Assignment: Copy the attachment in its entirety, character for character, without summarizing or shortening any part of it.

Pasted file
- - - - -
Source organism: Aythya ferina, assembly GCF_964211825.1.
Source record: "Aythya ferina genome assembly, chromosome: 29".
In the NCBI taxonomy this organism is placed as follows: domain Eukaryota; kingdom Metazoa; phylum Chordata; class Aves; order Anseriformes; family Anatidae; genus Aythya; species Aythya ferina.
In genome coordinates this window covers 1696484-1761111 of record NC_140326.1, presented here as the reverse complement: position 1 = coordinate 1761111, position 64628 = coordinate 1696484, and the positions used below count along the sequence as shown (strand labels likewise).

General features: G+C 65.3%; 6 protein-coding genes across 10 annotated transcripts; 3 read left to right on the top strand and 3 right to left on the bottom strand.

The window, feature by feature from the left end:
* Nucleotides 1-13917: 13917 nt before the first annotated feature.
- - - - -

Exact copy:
Source organism: Aythya ferina, assembly GCF_964211825.1.
Source record: "Aythya ferina genome assembly, chromosome: 29".
In the NCBI taxonomy this organism is placed as follows: domain Eukaryota; kingdom Metazoa; phylum Chordata; class Aves; order Anseriformes; family Anatidae; genus Aythya; species Aythya ferina.
In genome coordinates this window covers 1696484-1761111 of record NC_140326.1, presented here as the reverse complement: position 1 = coordinate 1761111, position 64628 = coordinate 1696484, and the positions used below count along the sequence as shown (strand labels likewise).

General features: G+C 65.3%; 6 protein-coding genes across 10 annotated transcripts; 3 read left to right on the top strand and 3 right to left on the bottom strand.

The window, feature by feature from the left end:
* Nucleotides 1-13917: 13917 nt before the first annotated feature.